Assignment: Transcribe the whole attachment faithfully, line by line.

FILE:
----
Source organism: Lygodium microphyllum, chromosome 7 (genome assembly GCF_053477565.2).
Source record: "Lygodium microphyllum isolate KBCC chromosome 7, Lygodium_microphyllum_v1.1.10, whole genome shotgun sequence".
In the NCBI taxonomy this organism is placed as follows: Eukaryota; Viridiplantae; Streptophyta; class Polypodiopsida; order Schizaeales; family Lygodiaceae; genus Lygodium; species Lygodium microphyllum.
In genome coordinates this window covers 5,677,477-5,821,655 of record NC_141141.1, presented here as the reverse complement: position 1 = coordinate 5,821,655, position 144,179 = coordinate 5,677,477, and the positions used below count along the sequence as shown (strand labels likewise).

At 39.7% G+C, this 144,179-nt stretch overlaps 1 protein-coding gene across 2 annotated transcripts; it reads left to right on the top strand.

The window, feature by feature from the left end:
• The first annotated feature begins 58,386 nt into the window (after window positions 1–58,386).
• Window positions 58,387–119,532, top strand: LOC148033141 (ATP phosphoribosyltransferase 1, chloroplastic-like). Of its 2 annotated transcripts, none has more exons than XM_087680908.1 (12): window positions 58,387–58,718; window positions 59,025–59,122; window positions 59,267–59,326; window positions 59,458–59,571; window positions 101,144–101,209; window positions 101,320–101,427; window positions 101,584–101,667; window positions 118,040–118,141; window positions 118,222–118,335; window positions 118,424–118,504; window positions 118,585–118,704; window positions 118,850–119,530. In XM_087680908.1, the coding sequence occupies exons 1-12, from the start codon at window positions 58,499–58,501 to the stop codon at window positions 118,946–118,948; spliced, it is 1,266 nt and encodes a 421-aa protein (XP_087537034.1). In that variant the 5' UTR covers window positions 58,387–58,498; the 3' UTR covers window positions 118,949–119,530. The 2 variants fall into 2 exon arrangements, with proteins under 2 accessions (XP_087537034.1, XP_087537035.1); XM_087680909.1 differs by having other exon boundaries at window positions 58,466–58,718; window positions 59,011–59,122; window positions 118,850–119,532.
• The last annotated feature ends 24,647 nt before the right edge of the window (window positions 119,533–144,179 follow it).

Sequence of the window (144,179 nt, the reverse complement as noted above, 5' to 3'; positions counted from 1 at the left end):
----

Source organism: Lygodium microphyllum, chromosome 7 (genome assembly GCF_053477565.2).
Source record: "Lygodium microphyllum isolate KBCC chromosome 7, Lygodium_microphyllum_v1.1.10, whole genome shotgun sequence".
In the NCBI taxonomy this organism is placed as follows: Eukaryota; Viridiplantae; Streptophyta; class Polypodiopsida; order Schizaeales; family Lygodiaceae; genus Lygodium; species Lygodium microphyllum.
In genome coordinates this window covers 5,677,477-5,821,655 of record NC_141141.1, presented here as the reverse complement: position 1 = coordinate 5,821,655, position 144,179 = coordinate 5,677,477, and the positions used below count along the sequence as shown (strand labels likewise).

At 39.7% G+C, this 144,179-nt stretch overlaps 1 protein-coding gene across 2 annotated transcripts; it reads left to right on the top strand.

The window, feature by feature from the left end:
• The first annotated feature begins 58,386 nt into the window (after window positions 1–58,386).
• Window positions 58,387–119,532, top strand: LOC148033141 (ATP phosphoribosyltransferase 1, chloroplastic-like). Of its 2 annotated transcripts, none has more exons than XM_087680908.1 (12): window positions 58,387–58,718; window positions 59,025–59,122; window positions 59,267–59,326; window positions 59,458–59,571; window positions 101,144–101,209; window positions 101,320–101,427; window positions 101,584–101,667; window positions 118,040–118,141; window positions 118,222–118,335; window positions 118,424–118,504; window positions 118,585–118,704; window positions 118,850–119,530. In XM_087680908.1, the coding sequence occupies exons 1-12, from the start codon at window positions 58,499–58,501 to the stop codon at window positions 118,946–118,948; spliced, it is 1,266 nt and encodes a 421-aa protein (XP_087537034.1). In that variant the 5' UTR covers window positions 58,387–58,498; the 3' UTR covers window positions 118,949–119,530. The 2 variants fall into 2 exon arrangements, with proteins under 2 accessions (XP_087537034.1, XP_087537035.1); XM_087680909.1 differs by having other exon boundaries at window positions 58,466–58,718; window positions 59,011–59,122; window positions 118,850–119,532.
• The last annotated feature ends 24,647 nt before the right edge of the window (window positions 119,533–144,179 follow it).

Sequence of the window (144,179 nt, the reverse complement as noted above, 5' to 3'; positions counted from 1 at the left end):